This comment thread on Seth Ackerman’s nuclear take on Medicaid is especially good. I want to highlight this one from fake irishman, responding to Ackerman’s claim that because the number of people on Medicaid increased even in states that didn’t take the expansion actually Republicans like Medicaid fine and both parties are the same:
One unheralded part of the ACA/Obamacare having to do with Medicaid imposed massively streamlined application standards on each states (which apparently wasn’t a gun to the head of the states or didn’t violate their solemn dignitude because the Supreme Court didn’t touch it). You had to be able to apply online, or via telephone, or in person, or via mail — no wrong door. It also eliminated asset tests (you didn’t have to spend yourself into penury to qualify) And finally, applications had to be short — a few clear, easy pages to fill out.
So, no more 50-page applications (like in Texas) or a 40-page application and an in-person appointment so you get yelled at for being a bad person (like in Arkansas). A source I have who used to work for HHS told me the Feds had to threaten to sue Texas to get them to reduce the length of their application.
Shockingly, the result of this streamlined application procedure was a lot more people who were ALREADY eligible under the old standards came out of the woodwork and successfully signed up.
So why did all these Republican controlled states that didn’t take the Medicaid expansion have increased Medicaid rolls in an expanding economy? Because the ACA mandated it.
Kaiser is indeed an immensely useful source.
Anyway, I’m almost beginning to think that the architects of the ACA were more concerned with expanding access to health insurance than BAILING OUT insurance interests! Indeed, this is obvious, which is precisely why the basic strategy of the “ACA is worthless neoliberal crap” crowd is to act as if the ACA consisted solely of one line, “You must buy the private insurance xthxbi — Grand Commander Gruber,” with both the historic Medicaid expansion and onerous regulation of insurers going straight down the memory hole. And while the ACA was indeed kludgier than most liberals would prefer, obscure things like “the process that led to the ACA’s passage” and “the entire history of the development of the American welfare state passim” strongly suggests that this kludginess was more a result of a bunch of red state legislators having individual veto points that an inherent liberal preference for complexity for its own sake.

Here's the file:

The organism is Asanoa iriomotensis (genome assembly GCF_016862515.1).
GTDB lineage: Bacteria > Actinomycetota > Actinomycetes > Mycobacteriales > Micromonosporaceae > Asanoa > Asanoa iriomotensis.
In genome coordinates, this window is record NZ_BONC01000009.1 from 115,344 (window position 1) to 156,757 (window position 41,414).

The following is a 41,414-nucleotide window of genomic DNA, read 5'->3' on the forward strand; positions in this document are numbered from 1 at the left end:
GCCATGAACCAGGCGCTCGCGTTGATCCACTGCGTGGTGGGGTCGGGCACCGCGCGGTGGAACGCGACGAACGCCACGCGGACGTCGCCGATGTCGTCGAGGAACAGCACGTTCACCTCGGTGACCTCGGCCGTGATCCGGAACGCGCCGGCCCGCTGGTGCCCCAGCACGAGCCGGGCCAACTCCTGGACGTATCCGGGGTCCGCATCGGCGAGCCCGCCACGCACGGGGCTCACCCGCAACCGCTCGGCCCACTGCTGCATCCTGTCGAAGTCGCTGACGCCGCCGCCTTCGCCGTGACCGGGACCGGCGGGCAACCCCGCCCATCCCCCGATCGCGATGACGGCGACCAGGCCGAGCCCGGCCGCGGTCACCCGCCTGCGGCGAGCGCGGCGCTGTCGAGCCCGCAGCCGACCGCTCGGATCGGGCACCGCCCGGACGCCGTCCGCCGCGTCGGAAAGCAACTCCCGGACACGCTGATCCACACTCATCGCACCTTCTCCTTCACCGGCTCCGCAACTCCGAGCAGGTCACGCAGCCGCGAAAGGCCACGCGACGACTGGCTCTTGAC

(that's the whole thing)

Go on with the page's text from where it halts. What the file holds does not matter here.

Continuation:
This is also an excellent point by Denverite about the silly assumption that hospitals were big ex ante fans of the Medicaid expansion:
This is just ignorant. Prior to the ACA, there was a Hospital Back-Up program that essentially reimbursed hospitals if they lost too much money on providing “free” care to the uninsured. Now, the ACA took that away and replaced it with Medicaid expansion, so *after* the ACA hospitals have been in favor of expansion (because that’s how they get paid!), but beforehand they would have been (and were) indifferent.
As for the other health care providers, with one exception (long term care*), most providers break even or even lose money seeing Medicaid patients. That’s the point of Medicaid! Providers agree to see poor people and in return get that care paid for at cost. But, of course, lots of Medicaid claims get denied for silly administrative reasons, so the providers lose money. They wouldn’t be lobbying to expand Medicaid.
And the fact that John Roberts’s inept re-writing of the expansion screwed up this fundamental design is also one of the many reasons his acid-soaked, results-oriented adventures in doctrinal wonderland were highly injudicious.
Anyway, Ackerman’s crude monocausal analysis — let’s leave Marx out of it entirely — fails to explain the actions of either party. And when Republicans at all levels of government and all branches act to oppose and undermine Medicaid, well, res ipsa loquitur.